The Biggest Little Farm

Like fresh air for the soul, The Biggest Little Farm offers a firsthand account of how a Los Angeles couple quit the big city to start a biodiverse agricultural operation on land which had long since been stripped of nutrients.

Poster for the back-to-the-land doc The Biggest Little FarmAs a couple, John and Molly Chester don’t know much about farming, but their ignorance proves an asset to the film, which delivers a humble back-to-nature fantasy for city-living adults, while doubling as a rich learning tool for younger audiences. By enticing kids with all kinds of adorable animal footage, the movie finds an intuitive way to make them care about the fate of the farm, teaching lessons the Chesters themselves observed about how the complex ecosystem could be made to regulate itself.

Benefiting from John Chester’s cinematography background, the film boasts stunning, unexpectedly gorgeous footage: drone-mounted cameras convey the farm’s incredible design, night vision exposes the sneaky critters who disrupt things after dark, macrophotography captures each flap of a hummingbird’s wings while turning raindrops into a kind of air raid for shell-shocked bugs, and so on.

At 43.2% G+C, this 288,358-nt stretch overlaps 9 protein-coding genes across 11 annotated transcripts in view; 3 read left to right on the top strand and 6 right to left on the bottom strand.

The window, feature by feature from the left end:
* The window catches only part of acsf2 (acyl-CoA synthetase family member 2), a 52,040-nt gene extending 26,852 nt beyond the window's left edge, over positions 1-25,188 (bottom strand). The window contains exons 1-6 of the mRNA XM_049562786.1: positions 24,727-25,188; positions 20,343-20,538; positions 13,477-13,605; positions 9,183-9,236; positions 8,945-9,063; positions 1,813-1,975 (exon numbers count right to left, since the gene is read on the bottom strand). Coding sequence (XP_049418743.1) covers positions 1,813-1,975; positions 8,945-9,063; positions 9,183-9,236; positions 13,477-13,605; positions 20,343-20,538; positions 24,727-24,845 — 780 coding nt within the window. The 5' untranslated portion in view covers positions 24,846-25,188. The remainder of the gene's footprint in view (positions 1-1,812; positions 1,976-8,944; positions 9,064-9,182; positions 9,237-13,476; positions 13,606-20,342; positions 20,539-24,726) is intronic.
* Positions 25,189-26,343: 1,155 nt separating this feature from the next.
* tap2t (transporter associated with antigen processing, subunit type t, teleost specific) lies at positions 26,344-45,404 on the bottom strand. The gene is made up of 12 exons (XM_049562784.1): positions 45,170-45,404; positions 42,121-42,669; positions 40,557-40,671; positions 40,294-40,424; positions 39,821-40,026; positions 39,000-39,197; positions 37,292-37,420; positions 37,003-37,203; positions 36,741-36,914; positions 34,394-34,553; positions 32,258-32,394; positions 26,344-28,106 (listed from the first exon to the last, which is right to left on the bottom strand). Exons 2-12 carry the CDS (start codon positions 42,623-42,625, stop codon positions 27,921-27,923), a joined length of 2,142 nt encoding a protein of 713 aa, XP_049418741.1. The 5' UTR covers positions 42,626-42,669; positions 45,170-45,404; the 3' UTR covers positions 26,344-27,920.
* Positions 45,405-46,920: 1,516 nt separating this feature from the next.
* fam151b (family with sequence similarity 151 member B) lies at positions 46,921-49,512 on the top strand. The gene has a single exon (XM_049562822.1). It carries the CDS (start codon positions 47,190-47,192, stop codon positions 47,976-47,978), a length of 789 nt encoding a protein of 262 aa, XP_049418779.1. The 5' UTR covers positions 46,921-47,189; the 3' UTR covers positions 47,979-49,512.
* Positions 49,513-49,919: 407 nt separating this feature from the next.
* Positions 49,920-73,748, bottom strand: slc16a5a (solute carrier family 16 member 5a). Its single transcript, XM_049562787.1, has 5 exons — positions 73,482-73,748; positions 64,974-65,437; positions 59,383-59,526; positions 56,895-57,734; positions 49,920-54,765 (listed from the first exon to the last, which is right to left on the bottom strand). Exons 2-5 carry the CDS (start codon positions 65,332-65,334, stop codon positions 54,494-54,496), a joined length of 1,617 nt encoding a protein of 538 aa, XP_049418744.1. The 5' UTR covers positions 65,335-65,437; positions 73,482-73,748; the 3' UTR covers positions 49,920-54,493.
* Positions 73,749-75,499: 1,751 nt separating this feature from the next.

The movie covers roughly eight years of obstacles overcome and introduces a handful of lovable animal characters in the process, including Todd, the rescue dog, and Emma, the somewhat ornery sow who blesses them with more piglets than they know how to handle.

The Biggest Little Farm never mentions global warming or pollution. Instead, it’s unflappably solutions-oriented – like the Chesters themselves – focusing on what a small group of dedicated people can do to improve their immediate environment. The answer: more than anyone could have thought.

– Peter Debruge, Variety

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